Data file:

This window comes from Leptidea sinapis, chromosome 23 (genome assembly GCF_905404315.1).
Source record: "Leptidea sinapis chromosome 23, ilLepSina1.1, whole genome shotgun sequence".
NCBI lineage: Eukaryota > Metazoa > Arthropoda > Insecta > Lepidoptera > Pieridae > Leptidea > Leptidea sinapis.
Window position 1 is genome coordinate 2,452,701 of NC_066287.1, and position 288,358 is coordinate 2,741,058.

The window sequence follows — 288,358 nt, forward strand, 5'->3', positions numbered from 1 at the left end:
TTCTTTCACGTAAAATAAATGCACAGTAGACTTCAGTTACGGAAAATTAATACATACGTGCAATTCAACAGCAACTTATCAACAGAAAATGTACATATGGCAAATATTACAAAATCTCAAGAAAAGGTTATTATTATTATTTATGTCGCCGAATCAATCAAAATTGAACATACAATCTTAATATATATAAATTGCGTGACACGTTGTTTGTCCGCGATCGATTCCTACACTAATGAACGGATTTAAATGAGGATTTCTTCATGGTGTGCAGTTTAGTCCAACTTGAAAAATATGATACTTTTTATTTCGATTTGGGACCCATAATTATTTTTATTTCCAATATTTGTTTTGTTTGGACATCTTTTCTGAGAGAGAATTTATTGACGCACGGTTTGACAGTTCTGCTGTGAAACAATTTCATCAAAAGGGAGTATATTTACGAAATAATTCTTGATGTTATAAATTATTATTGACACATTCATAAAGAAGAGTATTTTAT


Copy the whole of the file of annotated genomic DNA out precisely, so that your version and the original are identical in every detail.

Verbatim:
This window comes from Leptidea sinapis, chromosome 23 (genome assembly GCF_905404315.1).
Source record: "Leptidea sinapis chromosome 23, ilLepSina1.1, whole genome shotgun sequence".
NCBI lineage: Eukaryota > Metazoa > Arthropoda > Insecta > Lepidoptera > Pieridae > Leptidea > Leptidea sinapis.
Window position 1 is genome coordinate 2,452,701 of NC_066287.1, and position 288,358 is coordinate 2,741,058.

The window sequence follows — 288,358 nt, forward strand, 5'->3', positions numbered from 1 at the left end:
TTCTTTCACGTAAAATAAATGCACAGTAGACTTCAGTTACGGAAAATTAATACATACGTGCAATTCAACAGCAACTTATCAACAGAAAATGTACATATGGCAAATATTACAAAATCTCAAGAAAAGGTTATTATTATTATTTATGTCGCCGAATCAATCAAAATTGAACATACAATCTTAATATATATAAATTGCGTGACACGTTGTTTGTCCGCGATCGATTCCTACACTAATGAACGGATTTAAATGAGGATTTCTTCATGGTGTGCAGTTTAGTCCAACTTGAAAAATATGATACTTTTTATTTCGATTTGGGACCCATAATTATTTTTATTTCCAATATTTGTTTTGTTTGGACATCTTTTCTGAGAGAGAATTTATTGACGCACGGTTTGACAGTTCTGCTGTGAAACAATTTCATCAAAAGGGAGTATATTTACGAAATAATTCTTGATGTTATAAATTATTATTGACACATTCATAAAGAAGAGTATTTTAT